Timely boost for historic clock

church clock
church clock

A £35,700 project by the Friends of St Mary’s, Rye, to renovate one of the oldest church clocks in England has received a big boots from Rother Council.

The Friends want to install the mechanism for the parish church’s famous Tudor clock in a special case so that it can be seen by visitors.

Now Rother’s Cabinet have approved a £4,000 grant toward the project.

The clock is an iconic focal point for both locals and visitors in Rye, with carved quarter boys striking chimes at 15 minutes past and 45 minutes past the hour.

Rye member Cllr Sam Souster said the clock had been made in nearby Winchelsea in 1561 and has an 18ft long pendulum which swings within the church itself.

Fellow Rye member Cllr Lord Ampthill said climbing the church tower to pass the clock and belfry was an attraction for more than 10,000 visitors a year.

The architect-designed, museum-standard case in which the clock mechanism is to be housed and displayed is expected to greatly enhance such visits and help boost the town’s tourism industry .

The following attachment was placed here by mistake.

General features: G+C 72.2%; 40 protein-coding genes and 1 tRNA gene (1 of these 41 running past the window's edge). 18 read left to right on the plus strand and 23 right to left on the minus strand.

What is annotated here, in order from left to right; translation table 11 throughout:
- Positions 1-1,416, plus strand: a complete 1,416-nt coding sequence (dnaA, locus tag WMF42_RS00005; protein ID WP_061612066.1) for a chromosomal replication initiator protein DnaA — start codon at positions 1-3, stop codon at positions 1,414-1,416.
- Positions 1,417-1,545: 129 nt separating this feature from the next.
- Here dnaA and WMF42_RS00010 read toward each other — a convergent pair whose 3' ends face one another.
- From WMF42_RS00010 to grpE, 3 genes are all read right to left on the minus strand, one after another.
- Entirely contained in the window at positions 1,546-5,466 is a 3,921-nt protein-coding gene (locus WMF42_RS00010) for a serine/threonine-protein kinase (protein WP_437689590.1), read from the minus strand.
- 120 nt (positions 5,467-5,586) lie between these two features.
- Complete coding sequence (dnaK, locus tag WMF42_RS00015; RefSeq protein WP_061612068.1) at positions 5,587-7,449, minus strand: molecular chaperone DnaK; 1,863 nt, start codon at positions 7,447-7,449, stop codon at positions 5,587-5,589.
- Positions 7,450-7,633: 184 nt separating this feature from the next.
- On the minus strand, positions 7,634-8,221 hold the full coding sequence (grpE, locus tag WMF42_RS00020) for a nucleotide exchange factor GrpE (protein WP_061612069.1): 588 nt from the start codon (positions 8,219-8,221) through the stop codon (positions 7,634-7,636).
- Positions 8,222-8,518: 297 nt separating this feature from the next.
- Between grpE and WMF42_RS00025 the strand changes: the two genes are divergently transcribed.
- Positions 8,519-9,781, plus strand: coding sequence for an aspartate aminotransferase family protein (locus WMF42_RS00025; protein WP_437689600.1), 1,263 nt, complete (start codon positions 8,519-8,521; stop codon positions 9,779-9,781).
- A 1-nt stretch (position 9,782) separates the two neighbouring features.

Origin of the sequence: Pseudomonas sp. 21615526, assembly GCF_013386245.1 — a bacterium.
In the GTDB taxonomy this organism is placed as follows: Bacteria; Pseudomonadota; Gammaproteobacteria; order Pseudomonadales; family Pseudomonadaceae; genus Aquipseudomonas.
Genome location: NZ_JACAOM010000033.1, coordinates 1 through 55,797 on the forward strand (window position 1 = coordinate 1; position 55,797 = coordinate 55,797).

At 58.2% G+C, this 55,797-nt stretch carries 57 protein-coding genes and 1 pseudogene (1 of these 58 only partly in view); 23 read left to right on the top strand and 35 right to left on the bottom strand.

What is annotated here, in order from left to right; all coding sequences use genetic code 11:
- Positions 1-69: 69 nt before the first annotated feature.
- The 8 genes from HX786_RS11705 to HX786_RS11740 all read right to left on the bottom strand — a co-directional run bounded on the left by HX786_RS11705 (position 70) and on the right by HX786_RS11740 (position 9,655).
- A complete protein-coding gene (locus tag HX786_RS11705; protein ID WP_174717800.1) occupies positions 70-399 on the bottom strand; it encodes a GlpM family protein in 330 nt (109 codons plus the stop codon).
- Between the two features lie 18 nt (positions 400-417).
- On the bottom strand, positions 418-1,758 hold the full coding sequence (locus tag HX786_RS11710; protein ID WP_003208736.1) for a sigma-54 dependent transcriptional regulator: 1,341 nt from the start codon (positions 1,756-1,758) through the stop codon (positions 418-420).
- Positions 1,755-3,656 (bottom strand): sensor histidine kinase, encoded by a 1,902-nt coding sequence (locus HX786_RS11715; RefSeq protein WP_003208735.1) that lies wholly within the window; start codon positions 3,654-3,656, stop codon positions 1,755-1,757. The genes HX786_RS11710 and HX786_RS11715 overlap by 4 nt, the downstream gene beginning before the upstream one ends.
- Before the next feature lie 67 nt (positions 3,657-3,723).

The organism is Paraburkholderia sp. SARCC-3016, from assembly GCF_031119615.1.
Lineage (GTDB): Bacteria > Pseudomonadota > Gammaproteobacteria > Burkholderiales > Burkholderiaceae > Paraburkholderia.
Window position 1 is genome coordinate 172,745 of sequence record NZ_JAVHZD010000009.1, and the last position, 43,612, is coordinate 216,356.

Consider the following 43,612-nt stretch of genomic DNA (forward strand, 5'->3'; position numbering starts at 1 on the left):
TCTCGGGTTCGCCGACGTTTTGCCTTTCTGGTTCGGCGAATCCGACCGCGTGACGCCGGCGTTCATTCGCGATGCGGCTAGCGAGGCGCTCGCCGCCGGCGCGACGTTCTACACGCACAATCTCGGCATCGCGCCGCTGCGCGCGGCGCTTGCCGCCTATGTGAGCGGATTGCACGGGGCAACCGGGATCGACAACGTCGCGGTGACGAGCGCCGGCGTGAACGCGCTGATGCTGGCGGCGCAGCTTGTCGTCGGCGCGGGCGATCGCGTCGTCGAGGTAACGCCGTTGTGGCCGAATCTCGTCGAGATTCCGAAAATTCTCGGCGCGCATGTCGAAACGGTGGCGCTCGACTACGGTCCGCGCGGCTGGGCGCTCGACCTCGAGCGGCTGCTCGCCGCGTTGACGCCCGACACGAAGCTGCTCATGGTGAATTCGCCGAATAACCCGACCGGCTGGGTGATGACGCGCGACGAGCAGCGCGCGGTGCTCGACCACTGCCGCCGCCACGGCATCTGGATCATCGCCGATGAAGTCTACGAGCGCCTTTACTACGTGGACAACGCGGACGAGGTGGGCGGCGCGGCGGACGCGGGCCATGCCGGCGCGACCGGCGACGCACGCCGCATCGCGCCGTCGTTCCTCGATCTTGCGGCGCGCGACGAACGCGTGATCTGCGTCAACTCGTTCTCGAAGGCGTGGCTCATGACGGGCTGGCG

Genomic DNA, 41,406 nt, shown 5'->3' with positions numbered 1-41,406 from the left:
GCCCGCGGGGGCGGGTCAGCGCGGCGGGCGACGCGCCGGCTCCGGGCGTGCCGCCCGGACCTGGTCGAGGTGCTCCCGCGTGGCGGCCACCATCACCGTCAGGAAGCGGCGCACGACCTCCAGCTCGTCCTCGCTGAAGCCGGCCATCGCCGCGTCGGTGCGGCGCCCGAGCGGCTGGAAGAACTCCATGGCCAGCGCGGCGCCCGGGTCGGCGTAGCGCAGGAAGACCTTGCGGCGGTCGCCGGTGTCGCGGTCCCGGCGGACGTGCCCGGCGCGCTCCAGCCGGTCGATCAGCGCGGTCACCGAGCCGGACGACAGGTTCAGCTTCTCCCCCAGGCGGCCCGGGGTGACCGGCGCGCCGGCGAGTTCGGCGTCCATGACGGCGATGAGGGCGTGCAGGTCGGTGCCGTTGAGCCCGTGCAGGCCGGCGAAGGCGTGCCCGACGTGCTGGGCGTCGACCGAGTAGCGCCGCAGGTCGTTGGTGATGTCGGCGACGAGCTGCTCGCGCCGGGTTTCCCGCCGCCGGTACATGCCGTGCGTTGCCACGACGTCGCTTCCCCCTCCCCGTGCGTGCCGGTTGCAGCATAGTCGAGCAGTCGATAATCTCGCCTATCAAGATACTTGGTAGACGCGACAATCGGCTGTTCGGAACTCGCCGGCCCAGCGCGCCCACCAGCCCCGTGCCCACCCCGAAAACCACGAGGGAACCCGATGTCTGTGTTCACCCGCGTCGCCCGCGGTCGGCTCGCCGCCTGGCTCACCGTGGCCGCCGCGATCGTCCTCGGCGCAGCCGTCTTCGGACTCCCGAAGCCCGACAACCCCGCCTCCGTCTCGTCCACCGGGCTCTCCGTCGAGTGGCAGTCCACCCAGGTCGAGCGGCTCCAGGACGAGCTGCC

Anthony Kimber, from the Friends of St Mary’s, said: “It is many years since any work was completed and recently faults have occurred.

“Photographed by countless visitors, the clock was fitted in the mid 16th century, probably by a Huguenot from Winchelsea.

“It is one of the oldest functioning church turret clocks in the country, perhaps coming secondhand to Rye, from a monastery elsewhere.

“With mechanical details similar to clocks in Wells and Salisbury it may date from as early as the 14 the century. The pendulum, which swings in the body of the Church and the painted clock-face adorned by ‘Quarter Boys’ were later additions in Georgian times.

“The original “boys” are inside in the Clare Chapel, having been replaced outside by more modern and robust copies.

“After a recent assessment co-ordinated by Friend John Gurney, a plan has been developed, which will be funded partly by the Friends and partly by the Church Council.

“Rye Town Council has supported the project. The mechanism has been removed to specialists in Cumbria for refurbishment and will return in about two months.

“As fundraising continues, further donations will be very welcome.”